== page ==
Three Kings Day (Los Tres Reyes Magos)
Twelve days after Christmas, on January 6th, it is tradition to celebrate the three wise men that brought gifts to baby Jesus. Children leave out their shoes or a small box the night before, sometimes filling it with hay or leaving a small bowl of water out, for the camels of the three wise men. The wise men, named Gaspar, Melchior, and Baltazar in Spanish, just might bring the children gifts and fill up their shoes or the little box!
Some kids even write letters or make cards for the Kings to tell them how good they have been and to leave a wishlist for presents.
|Grace wrote a letter to the Three Kings to tell them what she wanted this holiday season.|
This reminded us a lot of the tradition to leave out stockings, and milk and cookies for Santa and snacks for the reindeer. My kids had a blast making their own box for the Three Kings. We didn’t have any hay lying around, so my kids made their own with yellow paper and coloring white paper yellow. We also decorated our box, which happened to be a taco shells box. That was entirely coincidental, but even my daughter found the humor in it and pointed it out to me. We’re total dorks, it’s true!
|Here’s the final product: our box for the Three Kings. Grace also wrote a note to them that says, “I’ve been…very good!”|
When asked what their favorite part about the Mexican celebrations for the holidays were, Grace said she liked making the hay for the box for the Three Kings. I don’t think that really counts, but don’t have the heart to change her answer. Michael told me that his favorite part was that there was a lot of EATING! My 3 year old son told me that his favorite part was cookies. I’m not sure they’re really getting this, but when I specifically asked them about the celebration, they were able to tell me all about it. We’ll call that a win for now! My favorite part from learning about these traditions was that there is such a HUGE community focus with the festivities. I think it is incredible how much work, thought, effort, and love is put into these productions each year.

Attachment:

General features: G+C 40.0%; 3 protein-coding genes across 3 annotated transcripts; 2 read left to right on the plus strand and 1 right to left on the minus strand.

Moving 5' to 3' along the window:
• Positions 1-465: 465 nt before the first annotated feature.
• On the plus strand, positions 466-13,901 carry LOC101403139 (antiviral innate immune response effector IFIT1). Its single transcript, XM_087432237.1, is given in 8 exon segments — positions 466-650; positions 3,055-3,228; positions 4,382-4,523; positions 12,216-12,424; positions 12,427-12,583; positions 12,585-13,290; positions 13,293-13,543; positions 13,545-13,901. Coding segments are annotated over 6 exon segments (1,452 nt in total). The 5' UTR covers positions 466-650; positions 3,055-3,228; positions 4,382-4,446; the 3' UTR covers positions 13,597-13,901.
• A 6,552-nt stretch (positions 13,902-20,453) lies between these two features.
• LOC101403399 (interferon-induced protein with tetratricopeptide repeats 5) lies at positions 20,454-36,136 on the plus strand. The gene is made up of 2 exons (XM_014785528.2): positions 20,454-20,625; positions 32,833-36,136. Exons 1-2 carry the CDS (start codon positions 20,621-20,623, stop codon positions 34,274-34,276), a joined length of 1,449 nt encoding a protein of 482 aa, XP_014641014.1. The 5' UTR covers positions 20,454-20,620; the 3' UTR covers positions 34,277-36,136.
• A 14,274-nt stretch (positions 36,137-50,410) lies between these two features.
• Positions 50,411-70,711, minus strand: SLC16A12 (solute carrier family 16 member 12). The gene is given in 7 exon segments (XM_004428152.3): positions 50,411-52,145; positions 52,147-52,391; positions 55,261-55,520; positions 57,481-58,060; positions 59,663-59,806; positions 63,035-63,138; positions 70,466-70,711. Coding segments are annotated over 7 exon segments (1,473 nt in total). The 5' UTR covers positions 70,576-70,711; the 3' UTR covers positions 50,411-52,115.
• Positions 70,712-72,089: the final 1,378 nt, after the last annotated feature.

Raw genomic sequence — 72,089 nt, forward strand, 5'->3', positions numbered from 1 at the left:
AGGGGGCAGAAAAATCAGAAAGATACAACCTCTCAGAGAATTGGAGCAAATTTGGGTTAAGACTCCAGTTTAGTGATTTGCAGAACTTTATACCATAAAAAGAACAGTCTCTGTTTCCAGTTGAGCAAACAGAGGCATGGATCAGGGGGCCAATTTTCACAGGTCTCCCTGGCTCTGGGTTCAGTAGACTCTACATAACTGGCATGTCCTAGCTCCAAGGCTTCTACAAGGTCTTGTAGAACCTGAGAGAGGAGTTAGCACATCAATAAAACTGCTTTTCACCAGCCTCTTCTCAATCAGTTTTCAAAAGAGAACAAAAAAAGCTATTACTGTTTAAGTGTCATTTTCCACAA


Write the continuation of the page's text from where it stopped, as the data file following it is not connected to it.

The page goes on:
For Further Reading
If you’re interested in learning more about these neat traditions with your family, I encourage you to do some further research. There are so many amazing resources out there, but a few that we really enjoyed were:
- “Christmas in Mexico: Christmas Around the World From World Book” by World Book, Inc.
- “Las Posadas: An Hispanic Christmas Celebration” by Diane Hoyt-Goldsmith
- “Merry Christmas, Old Armadillo” by Larry Dane Brimner
- “The Farolitos of Christmas” by Rudolfo Anaya
- “Merry Christmas Everywhere!” by Arlene Erlbach with Herb Erlbach
- “Christmas in Other Lands: Circle the Year With Holidays” by Janet McDonnell and Jane Buerger
- “Christmas Around the World” by Mary D. Lankford